Western Kentucky University

Department of Psychology

Specialist in Education: School Psychology

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On internship with supervisor.
A School Psychology student works with a child.
Internship meeting.
Students and Dr. Myers present at the National Association of School Psychologists
School graduate students on internship meet with school personnel.
School Psychology graduate students "bond" on the steps.
The School Psychology Graduate Students
School Psychology Awareness Week Bake Sale 2013
School Psychology Awareness Week Bake Sale 2013
Dr. Elizabeth Jones and school psychology student Sean Reeder present a poster at the National Association of School Psychologists (NASP)
School Psychology faculty and student "network" with famous names at the NASP conference in Washington.
School psychology student Sean Reeder explains his research to an attendee at NASP.
School psychology students at the NASP conference
Clinical and school faculty meet with community groups to explore additional graduate options.
Lauren Martin is a graduate of our School Psychology Ed.S. program and is currently employed as a school psychologist for the Warren County Schools. Lauren defended her dissertation March 27, 2014.

Ed.S. Faculty

"You get a lot of individual attention and get to know the faculty on a one-to-one level." -- program graduate

 

Elizabeth L. Jones (Ph.D., University of Georgia, Associate Professor). Her interests include psychoeducational and personality assessment, multicultural issues, intervention strategies and services for children birth to five years of age. Dr. Jones has had nine years experience as a practicing school psychologist. She has worked in both rural and metropolitan public school systems within Georgia and South Carolina. She has also worked in a residential treatment center for seriously emotionally disturbed children. She holds certification as a school psychologist by the Kentucky Department of Education, a Kentucky license for the practice of psychology and is a Nationally Certified School Psychologist (NCSP). Dr. Jones is a member of the National Association of School Psychologists, American Psychological Association and Division 16 of APA. She has been at Western Since 1989.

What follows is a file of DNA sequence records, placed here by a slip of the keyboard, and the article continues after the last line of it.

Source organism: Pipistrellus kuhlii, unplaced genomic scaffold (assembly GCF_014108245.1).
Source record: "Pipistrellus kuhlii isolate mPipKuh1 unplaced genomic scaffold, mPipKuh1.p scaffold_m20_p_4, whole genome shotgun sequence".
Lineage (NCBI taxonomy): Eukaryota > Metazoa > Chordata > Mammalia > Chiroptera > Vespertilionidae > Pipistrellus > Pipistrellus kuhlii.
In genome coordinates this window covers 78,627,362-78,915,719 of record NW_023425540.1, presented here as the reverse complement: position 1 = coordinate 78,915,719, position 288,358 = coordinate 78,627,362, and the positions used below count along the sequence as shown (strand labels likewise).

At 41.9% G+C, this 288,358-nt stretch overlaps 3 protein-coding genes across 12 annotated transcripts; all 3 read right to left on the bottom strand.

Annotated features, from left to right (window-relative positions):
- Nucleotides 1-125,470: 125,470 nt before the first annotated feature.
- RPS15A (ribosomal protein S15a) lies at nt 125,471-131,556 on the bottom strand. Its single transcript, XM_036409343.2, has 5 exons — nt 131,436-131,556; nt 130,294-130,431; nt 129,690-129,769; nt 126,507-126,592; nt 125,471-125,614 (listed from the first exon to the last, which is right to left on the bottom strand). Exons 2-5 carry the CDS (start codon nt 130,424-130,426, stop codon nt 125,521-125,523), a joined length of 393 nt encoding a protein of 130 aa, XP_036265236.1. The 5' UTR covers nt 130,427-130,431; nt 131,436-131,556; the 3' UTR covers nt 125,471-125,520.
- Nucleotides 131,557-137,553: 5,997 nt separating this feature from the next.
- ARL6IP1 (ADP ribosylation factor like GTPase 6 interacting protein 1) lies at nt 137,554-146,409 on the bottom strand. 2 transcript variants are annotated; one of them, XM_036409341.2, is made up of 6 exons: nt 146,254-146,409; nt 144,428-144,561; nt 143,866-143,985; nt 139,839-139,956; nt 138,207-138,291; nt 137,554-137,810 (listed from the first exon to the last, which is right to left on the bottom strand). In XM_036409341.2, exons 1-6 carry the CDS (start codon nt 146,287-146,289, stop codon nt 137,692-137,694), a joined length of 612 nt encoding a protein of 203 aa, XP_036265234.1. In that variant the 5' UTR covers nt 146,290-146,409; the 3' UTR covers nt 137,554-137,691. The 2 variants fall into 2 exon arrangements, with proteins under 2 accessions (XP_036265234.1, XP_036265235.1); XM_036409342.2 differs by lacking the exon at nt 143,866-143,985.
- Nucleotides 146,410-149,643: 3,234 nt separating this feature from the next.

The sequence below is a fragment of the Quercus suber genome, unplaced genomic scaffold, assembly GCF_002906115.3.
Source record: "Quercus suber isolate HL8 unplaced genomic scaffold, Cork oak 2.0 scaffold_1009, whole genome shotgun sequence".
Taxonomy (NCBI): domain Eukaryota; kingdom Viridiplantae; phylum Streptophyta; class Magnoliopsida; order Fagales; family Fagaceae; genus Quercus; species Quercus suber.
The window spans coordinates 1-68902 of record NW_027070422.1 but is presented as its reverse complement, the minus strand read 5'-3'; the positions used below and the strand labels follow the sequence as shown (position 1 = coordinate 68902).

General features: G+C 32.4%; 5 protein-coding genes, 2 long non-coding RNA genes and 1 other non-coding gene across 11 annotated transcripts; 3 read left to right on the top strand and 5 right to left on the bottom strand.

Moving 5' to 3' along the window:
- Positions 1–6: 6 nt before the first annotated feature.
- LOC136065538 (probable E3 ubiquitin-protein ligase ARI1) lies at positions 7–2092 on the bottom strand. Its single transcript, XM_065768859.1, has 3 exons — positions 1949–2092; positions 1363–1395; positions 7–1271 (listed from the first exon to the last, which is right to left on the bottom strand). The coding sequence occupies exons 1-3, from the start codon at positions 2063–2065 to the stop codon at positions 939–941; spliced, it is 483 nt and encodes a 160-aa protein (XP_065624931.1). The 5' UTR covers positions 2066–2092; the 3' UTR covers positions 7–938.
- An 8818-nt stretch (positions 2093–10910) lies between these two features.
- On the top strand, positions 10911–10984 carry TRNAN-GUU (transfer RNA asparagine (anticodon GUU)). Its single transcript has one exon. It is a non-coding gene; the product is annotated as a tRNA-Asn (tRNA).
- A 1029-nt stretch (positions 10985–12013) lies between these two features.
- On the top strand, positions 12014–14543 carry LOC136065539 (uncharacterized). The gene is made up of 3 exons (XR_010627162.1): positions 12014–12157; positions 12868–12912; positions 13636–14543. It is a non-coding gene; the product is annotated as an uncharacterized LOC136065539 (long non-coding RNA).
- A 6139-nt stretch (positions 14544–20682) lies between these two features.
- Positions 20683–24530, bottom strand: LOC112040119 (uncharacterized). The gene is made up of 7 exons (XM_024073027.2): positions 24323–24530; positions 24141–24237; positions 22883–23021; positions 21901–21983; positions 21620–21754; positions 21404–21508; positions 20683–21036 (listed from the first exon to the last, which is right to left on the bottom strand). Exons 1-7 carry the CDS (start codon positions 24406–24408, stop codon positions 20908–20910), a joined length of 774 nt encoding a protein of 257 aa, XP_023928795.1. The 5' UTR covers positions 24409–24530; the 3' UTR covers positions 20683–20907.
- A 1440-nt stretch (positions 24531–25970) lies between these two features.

Carl. L Myers (Ph.D., Iowa State University, Associate Professor, Program Director). His interests include early childhood services, behavioral consultation with parents, early interventions with children with autism or ADHD, and functional behavioral assessment procedures. Dr. Myers has worked as a school psychologist in Iowa for nine years, primarily with children from birth to 6 years of age, but additional assignments included an elementary school and an adolescent shelter care facility. He has consulted with Head Start Programs, daycare centers, and early childhood special education programs. He completed his predoctoral internship at the Kennedy Krieger Institute and Johns Hopkins University School of Medicine in Baltimore, Maryland where he specialized in the inpatient and outpatient treatment of children with behavioral problems related to health issues (e.g., traumatic brain injury, lead poisoning, compliance with therapies). He is a member of the National Association of School Psychologists and the Kentucky Association for Psychology in the Schools (KAPS). He served as President of KAPS during the 2001-2002 school year. He is a licensed psychologist in Kentucky. He is certified as a school psychologist by the Department of Education in Kentucky and is also a Nationally Certified School Psychologist (NCSP). He has been at WKU since 1995.